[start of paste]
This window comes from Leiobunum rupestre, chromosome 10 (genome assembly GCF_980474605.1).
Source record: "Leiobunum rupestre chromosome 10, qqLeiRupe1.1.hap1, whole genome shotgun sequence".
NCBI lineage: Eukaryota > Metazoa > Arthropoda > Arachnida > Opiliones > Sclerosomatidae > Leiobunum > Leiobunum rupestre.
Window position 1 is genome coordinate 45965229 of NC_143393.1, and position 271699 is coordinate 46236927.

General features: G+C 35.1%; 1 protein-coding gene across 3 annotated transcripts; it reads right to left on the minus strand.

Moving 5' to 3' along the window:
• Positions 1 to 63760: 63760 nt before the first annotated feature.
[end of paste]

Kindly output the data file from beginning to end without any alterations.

This window comes from Leiobunum rupestre, chromosome 10 (genome assembly GCF_980474605.1).
Source record: "Leiobunum rupestre chromosome 10, qqLeiRupe1.1.hap1, whole genome shotgun sequence".
NCBI lineage: Eukaryota > Metazoa > Arthropoda > Arachnida > Opiliones > Sclerosomatidae > Leiobunum > Leiobunum rupestre.
Window position 1 is genome coordinate 45965229 of NC_143393.1, and position 271699 is coordinate 46236927.

General features: G+C 35.1%; 1 protein-coding gene across 3 annotated transcripts; it reads right to left on the minus strand.

Moving 5' to 3' along the window:
• Positions 1 to 63760: 63760 nt before the first annotated feature.